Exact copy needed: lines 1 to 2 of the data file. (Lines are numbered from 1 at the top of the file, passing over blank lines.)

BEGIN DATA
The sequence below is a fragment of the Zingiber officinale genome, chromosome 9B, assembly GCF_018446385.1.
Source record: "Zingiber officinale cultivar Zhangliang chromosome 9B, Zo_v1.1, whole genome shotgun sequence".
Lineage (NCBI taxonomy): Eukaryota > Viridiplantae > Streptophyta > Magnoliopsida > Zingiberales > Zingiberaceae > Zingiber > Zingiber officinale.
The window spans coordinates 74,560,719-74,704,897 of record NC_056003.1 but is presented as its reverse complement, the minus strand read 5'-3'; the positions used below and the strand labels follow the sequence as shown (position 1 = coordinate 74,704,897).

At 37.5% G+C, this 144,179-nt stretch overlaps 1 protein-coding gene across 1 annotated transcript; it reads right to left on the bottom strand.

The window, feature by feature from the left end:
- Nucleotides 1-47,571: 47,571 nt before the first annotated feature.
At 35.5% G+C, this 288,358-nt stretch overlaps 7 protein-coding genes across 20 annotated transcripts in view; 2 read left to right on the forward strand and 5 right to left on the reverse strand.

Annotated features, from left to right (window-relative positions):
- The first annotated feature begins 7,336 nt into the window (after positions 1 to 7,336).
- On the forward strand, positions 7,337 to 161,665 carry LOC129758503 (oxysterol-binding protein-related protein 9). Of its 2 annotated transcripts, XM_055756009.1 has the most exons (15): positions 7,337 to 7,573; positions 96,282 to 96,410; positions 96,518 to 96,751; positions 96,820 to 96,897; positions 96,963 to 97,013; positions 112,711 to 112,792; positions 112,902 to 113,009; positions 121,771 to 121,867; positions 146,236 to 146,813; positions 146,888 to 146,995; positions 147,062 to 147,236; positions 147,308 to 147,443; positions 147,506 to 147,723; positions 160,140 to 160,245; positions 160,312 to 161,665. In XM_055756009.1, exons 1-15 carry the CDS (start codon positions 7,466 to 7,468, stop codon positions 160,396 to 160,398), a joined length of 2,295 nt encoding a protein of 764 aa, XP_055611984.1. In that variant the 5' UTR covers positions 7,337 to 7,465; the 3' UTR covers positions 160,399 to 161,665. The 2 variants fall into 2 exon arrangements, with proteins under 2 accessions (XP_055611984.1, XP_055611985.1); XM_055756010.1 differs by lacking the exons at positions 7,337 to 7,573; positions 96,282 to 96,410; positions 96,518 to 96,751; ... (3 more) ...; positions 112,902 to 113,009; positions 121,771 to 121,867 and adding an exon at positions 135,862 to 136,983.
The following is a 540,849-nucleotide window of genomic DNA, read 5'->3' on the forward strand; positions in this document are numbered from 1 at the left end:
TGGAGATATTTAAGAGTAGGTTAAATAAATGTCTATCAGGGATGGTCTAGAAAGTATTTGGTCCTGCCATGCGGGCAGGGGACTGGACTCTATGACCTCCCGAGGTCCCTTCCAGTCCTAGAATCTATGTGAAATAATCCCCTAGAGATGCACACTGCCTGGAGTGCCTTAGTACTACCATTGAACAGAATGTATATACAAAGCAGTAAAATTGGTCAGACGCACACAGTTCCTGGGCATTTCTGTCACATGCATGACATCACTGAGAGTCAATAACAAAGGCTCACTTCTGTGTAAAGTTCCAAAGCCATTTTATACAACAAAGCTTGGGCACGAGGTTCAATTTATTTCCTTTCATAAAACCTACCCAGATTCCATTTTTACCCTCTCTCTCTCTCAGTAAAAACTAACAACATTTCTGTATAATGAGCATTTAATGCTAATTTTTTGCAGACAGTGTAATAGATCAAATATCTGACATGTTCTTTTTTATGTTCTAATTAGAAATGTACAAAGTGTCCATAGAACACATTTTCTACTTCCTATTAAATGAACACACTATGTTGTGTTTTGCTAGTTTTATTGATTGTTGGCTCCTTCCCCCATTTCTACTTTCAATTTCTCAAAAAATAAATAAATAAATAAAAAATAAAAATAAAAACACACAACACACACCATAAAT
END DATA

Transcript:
The sequence below is a fragment of the Zingiber officinale genome, chromosome 9B, assembly GCF_018446385.1.
Source record: "Zingiber officinale cultivar Zhangliang chromosome 9B, Zo_v1.1, whole genome shotgun sequence".